1 September 2013 - SANDRA FARRIS - Guest Court Clerk and Author


SANDRA FARRIS

- Guest Court Clerk
and Author -

G'day guys,

Today I welcome an author who has previously been on my blog, answering my Top 28 Questions - Sandra Farris. However, Sandra has kindly offered to give us an insight into her life as a US court clerk. Thanks, Sandra ...


TELL US A LITTLE ABOUT YOURSELF AND YOUR PROFESSIONAL JOURNEY.

My first marriage ended in divorce because of alcohol and physical abuse. I had three small children, no money, didn’t know how to drive, no job and only a high school education. I learned to drive, got a job, and with my parents help got a used car. The job was in a big box store, first as an optometrist’s assistant, then moved out in the store as a sales clerk when the optometrist laid me off (not enough patients to pay for help).



Through the years I worked in a produce warehouse in L.A., receptionist at an aircraft parts manufacturing plant, sold out of state land.



Second marriage failed and again no money, no job, cars repossessed because my husband didn’t know his spending limit. At least this time I didn’t have small children to support.


I signed up at the unemployment office, which sent me on an interview at Superior Court. I walked three miles to catch the bus until they moved the bus line closer to where I lived. It was really hot that summer in Arizona, more so walking alongside the pavement. I cussed every man I ever knew as I walked. 

Ultimately I got a car again. I have been single twenty-one years and have accomplished so much more than I ever did while married. I might add, “happily single” to that.



I really had no trouble getting a job when I applied. I worked for the court system until I retired to work on my writing.






WHEN AND HOW DID YOU BECOME A COURT EMPLOYEE? WAS IT SOMETHING SPECIFIC?

To continue from above. . . When I went on the interview, the woman who interviewed me was the Court Administrator.  We talked for over an hour and she hired me on the spot.





WHAT DO YOU ENJOY MOST ABOUT YOUR WORK?

I enjoyed working with people, helping them. It gave me extreme pleasure and that good feeling you get when you do something nice for someone. I remember an elderly lady coming in for her arraignment (first court appearance to plead guilty, or not guilty) Usually you could do that at the front counter if it was a civil traffic matter. She was charged with a misdemeanor criminal case. She took an apple from the store without paying for it. She was so scared, she was shaking when she came to my window. “I don’t know why I did it”, she told me. I took her hand and told her it was going to be okay. We have nice judges. I talked to her for a little while and she had calmed down quite a bit before she went into the courtroom. She came back later but I was busy, she gave me a big smile and left. I guess things worked out for her.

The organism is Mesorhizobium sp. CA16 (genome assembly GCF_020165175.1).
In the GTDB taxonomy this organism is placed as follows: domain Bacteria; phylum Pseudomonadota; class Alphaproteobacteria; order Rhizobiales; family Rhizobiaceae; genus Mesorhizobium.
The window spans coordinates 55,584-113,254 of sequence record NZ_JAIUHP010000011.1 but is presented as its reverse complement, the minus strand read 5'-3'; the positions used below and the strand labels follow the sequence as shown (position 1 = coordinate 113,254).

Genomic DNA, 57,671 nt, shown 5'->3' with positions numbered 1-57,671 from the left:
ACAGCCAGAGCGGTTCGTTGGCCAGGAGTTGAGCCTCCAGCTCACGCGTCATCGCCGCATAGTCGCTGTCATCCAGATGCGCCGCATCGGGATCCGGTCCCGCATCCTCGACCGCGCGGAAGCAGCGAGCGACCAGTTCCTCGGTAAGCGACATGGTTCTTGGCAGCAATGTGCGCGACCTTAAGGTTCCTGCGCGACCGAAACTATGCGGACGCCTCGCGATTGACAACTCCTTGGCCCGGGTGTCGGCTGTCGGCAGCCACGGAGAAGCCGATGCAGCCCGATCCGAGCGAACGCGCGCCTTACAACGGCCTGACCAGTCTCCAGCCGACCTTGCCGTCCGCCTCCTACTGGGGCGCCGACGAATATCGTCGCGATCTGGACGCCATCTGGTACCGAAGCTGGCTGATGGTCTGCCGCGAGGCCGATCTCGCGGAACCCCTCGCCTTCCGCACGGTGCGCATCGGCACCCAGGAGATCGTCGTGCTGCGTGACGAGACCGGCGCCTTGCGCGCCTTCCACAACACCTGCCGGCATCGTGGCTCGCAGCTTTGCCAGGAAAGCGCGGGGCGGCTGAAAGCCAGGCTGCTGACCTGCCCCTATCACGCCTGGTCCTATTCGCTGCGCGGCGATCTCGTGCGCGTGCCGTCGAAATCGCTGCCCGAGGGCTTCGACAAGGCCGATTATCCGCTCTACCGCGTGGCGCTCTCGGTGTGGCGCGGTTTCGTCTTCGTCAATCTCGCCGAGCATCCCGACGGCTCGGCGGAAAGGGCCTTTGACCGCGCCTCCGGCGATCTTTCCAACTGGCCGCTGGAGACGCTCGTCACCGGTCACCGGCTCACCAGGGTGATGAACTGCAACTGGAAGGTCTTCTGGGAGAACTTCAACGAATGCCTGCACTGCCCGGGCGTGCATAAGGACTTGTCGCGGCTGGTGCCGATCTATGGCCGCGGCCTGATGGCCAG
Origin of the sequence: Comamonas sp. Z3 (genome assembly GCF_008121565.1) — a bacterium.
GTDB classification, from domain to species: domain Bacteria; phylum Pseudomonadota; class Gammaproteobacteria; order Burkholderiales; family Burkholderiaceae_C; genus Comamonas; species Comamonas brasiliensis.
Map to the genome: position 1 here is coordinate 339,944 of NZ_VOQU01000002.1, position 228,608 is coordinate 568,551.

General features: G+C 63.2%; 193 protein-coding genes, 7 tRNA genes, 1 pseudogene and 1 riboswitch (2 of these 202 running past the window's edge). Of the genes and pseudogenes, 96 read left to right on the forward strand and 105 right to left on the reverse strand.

WHAT IS THE HARDEST THING ABOUT YOUR WORK?

Seeing the faces of the people who commit crimes you read about in the paper.  A man appeared at my window with another person. He was there to find out where he needed to go to register as a sex offender. He let the other man ask the question while he tried to hide behind a plant on a shelf on my side of the window. I will never forget the look in his eyes. Very haunting and eerie.





WHAT WERE YOU IN A PAST LIFE? BE SPECIFIC.



I’m not sure you would call my first job a sales clerk or not. I worked in a huge file room approving credit card purchases for J.W. Robinson Store in Los Angeles, California. I was a receptionist for an optometrist, and also a company that made fasteners. Moved from that to sales clerk in a big box store, worked in the billing department for a produce company, and  then for an aerospace company that made airplane parts. Last, but not least, before I retired to write I worked for the court system seventeen years.





WHAT INSPIRED YOU TO CHANGE DIRECTION?

At first I knew nothing about the court, having had no experience with it. I worked as salesperson mostly in the past. Once I started working for the court, I continued with it until I retired. It was always different with each person, officer, or attorney who appeared at my window. It was exciting, scary, sad, happy, every emotion you can think of. I did retire after 17 years to work on my writing.



I began writing as a hobby in my freshman year of high school and was encouraged by an English teacher. I looked on in as a hobby until my later years. Unfortunately it suffered through having children, supporting them and myself, but I wouldn’t have it any other way.





WHAT IS YOUR GREATEST ACHIEVEMENT?

Survival. Next conquering cancer, then my three sons and my books and short stories I have published. Sorry, that’s more than you asked, but I suppose it all ties in with the first.





WHAT ARE YOU WORKING ON AT THE MOMENT?

Three short stories and 2 novels, both sequels to previous novels.





WHAT INSPIRES YOU?

My faith and the stories that keep popping into my head.





WHAT BOOKS DO YOU READ?